8-bit graphics are now near-ubiquitous in indie games. What was once a novelty has become cliché. 1-bit graphics, on the other hand, are still largely unexplored territory – and the recent release of Return of the Obra Dinn has demonstrated that it’s an aesthetic with tremendous potential.
World of Horror seeks to evoke the stark terror one feels when reading Japanese horror comics, specifically the works of Junji Ito. While not exactly a household name in the west, Ito has been tremendously influential in his homeland.
Some of his most memorable manga stories were recently adapted into an anime series, Junji Ito Collection. Ito has even created promo art for Pokémon. It may seem incongruous that the creator of some of the scariest comics ever made would collaborate with a wholesome children’s brand, but nevertheless, it happened:
Not Playing With a Full Deck
World of Horror is the creation of one man: Polish indie developer Paweł ‘panstasz” Koźmiński. The project was initially conceived as a home-made card game, but Paweł soon saw the potential for a video game version. A ‘Name your own price’ release on itch.io followed, and before long Paweł secured a publishing deal with Ysbryd Games, the niche publisher that gave the world VA11 Hall-A.
The result is a multi-layered tribute to 1980’s ephemera. The black-and-white graphics evoke the look of the earliest Apple Macintosh home computers. The RPG choices and combat systems are more than a little reminiscent of old-school game books like Fighting Fantasy and Choose Your Own Adventure. Japan in the 1980s was experiencing an economic bubble; it was a time of great optimism and potential. It was also the era that gave us OAVs – video nasties like Wicked City and Angel Cop.
The setting for World of Horror is a picturesque seaside town beset by mysterious disappearances, assorted supernatural monstrosities, and the Old Gods – entities of unfathomable size and power that are on the cusp of ripping reality asunder and ending all life, gruesomely.
The PAX demo we played showcased just one of the short stories to be contained in the finished product: “Spine Chilling Story of School Scissors.” A tall lady with sharp scissors and a ghoulish grin has been hassling the local high school, and as transfer student Kirie Saito it is your mission to perform a mystic ritual that will banish her back to the hell dimension from whence she came.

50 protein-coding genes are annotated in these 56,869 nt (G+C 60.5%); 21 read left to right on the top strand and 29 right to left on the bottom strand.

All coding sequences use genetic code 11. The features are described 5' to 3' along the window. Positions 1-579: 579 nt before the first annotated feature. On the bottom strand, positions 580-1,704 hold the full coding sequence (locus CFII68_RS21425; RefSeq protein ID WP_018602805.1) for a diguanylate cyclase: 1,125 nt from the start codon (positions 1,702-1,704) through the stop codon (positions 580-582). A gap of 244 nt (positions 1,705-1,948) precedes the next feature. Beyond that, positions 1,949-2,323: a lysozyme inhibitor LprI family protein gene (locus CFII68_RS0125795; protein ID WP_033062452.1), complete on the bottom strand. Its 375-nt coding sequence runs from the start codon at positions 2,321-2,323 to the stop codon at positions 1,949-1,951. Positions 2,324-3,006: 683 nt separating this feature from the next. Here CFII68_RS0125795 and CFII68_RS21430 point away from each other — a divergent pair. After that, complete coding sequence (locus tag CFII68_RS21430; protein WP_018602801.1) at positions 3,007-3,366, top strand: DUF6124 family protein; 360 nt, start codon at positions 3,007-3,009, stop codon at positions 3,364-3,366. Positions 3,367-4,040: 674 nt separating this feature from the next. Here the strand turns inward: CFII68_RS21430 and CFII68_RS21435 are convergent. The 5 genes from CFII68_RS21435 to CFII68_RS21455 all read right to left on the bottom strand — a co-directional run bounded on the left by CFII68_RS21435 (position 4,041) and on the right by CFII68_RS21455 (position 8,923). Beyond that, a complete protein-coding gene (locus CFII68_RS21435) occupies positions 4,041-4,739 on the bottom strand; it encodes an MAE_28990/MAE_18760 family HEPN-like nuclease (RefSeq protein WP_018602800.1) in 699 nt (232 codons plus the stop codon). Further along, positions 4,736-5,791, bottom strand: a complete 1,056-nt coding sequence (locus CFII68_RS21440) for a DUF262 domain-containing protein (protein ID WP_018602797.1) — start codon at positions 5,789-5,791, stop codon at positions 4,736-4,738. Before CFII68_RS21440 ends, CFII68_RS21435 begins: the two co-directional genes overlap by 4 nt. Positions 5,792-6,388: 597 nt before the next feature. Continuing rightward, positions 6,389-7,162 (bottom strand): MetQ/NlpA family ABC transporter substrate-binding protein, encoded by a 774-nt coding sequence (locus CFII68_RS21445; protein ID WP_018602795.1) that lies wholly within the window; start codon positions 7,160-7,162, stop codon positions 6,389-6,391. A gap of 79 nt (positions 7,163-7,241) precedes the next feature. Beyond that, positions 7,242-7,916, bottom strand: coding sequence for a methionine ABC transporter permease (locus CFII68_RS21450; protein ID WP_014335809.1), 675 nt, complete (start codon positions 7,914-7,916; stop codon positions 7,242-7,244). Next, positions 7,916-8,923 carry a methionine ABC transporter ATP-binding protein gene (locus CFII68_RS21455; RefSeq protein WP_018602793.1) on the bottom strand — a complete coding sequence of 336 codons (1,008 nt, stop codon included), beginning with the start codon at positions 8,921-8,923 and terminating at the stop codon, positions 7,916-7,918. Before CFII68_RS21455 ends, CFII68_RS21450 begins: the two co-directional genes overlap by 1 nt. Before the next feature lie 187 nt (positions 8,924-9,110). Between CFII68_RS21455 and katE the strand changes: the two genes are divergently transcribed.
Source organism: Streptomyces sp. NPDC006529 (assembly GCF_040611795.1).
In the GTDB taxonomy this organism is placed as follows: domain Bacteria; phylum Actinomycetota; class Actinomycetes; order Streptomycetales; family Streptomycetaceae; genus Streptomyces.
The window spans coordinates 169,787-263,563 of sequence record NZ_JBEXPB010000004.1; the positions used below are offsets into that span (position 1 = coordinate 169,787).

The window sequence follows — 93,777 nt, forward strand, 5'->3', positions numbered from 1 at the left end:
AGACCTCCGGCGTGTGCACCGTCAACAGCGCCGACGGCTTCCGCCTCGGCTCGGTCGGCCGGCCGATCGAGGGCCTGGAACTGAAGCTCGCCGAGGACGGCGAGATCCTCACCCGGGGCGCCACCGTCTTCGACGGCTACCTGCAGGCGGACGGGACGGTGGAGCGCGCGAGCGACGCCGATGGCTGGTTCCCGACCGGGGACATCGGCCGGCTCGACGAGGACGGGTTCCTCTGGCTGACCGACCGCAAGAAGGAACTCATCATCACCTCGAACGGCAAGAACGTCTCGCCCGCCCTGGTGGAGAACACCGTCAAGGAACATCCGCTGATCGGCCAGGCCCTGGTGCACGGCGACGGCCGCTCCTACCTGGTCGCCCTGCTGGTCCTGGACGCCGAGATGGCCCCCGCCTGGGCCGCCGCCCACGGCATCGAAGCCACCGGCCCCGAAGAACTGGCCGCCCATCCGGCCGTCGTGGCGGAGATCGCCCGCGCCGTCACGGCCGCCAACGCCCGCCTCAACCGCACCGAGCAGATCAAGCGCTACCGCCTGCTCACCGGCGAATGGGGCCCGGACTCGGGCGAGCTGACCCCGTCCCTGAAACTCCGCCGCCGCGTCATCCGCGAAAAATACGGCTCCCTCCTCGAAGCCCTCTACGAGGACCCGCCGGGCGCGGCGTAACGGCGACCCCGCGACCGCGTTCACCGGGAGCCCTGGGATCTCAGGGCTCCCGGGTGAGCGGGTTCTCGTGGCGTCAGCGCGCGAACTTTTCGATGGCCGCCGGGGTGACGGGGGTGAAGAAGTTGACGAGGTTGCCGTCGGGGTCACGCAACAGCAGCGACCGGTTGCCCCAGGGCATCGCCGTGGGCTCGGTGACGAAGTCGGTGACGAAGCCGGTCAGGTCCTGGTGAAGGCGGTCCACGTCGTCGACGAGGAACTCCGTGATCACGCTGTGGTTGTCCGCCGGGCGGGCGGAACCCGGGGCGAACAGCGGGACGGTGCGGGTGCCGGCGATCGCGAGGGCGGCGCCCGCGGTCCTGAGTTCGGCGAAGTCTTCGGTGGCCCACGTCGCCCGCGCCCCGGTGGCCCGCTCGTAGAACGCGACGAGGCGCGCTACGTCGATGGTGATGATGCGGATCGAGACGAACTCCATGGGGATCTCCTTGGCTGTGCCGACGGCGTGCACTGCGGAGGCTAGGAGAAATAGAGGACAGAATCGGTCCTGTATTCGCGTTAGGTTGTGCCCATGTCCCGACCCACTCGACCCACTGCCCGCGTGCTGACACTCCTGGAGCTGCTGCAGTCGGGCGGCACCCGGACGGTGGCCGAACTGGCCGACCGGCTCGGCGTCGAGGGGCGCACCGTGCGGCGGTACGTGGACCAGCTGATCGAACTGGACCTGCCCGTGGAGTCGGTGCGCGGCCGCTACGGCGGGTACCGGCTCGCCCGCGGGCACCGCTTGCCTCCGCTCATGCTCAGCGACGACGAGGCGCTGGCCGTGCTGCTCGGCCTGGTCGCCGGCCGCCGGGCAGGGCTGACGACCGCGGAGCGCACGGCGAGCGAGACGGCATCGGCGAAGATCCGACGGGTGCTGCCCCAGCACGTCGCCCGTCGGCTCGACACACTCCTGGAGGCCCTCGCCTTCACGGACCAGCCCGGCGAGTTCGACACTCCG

The Mouth of Madness
Clicking on the ‘Explore School’ button will see you run through a semi-randomised succession of spooky encounters, including fights with a girl in a demon mask and a bloated, reanimated teacher’s corpse. Combat is turn-based, and in your limited time allotment you can stack a handful of attacks and support actions to be performed in sequence: light attack, heavy attack, dodge, brace for impact, etc.
When you finally get the chalk and candles for the ritual, a horrid face will appear at the classroom window, and a message will spur you to action. “The sound of scissors is getting louder. You must hurry!”
The scissor lady is revealed to be a freakish apparition with three faces on their side, stacked vertically, with one long bloody grin stretching between the three of them. She glitches rapidly, as though she’s not properly synched with our reality. Then comes the boss battle; in our time with the demo we reached two of the possible endings.
Ending B is triggered if you lose the fight; the demoness hisses “Am I beautiful?” before dispatching you. Ending A isn’t much better. The boss disintegrates, leaving only her weapon behind. Young Kirie becomes transfixed by the scissors, and the adventure ends on a dark note:
“Very slowly, you pick up the scissors
and your mouth widens in a smile…”
World of Horror is utterly saturated in Japanese cultural references, both overt and subtle. The title sequence shows our young heroes drifting in a Toyota AE86, as popularised in the shonen manga Initial D. Stray into a high school lavatory and you might run into a diabolical girl spectre, clearly a reference to the urban legend of Hanako the Toilet Ghost.
As for customisation, you’re not stuck with the default 1-bit black-and-white colour palette. You can also choose luxurious 2-bit four-colour graphics, and there’s a wealth of garish colour schemes to choose from, mimicking the wide variety of low-tech phosphor screens available in the 80s. Many of these modes are positively hideous, like black-and-hot-pink, a high-res colour scheme for CGA PCs that, thankfully, few programs ever used.
The Smell of Fear
It’s early days yet, but it’s clear that this game is a work of bold artistic vision. It goes beyond novelty – World of Horror is unforgettable. The sinister looping chip-tune score burns its way into your brain. The monochrome graphics have a similar effect to black-and-white photography, making everything seem starker and more glamorous, but also more murky and obscure.
You have some freedom of action, but few clues to inform your choices. Worse, you get the dreadful impression that your choices don’t really matter, that your world is doomed no matter what. Like a character in a horror film, you feel like you are at the mercy of events entirely out of your control…
World of Horror is due to release in 2019 on PC, PlayStation 4, and Nintendo Switch.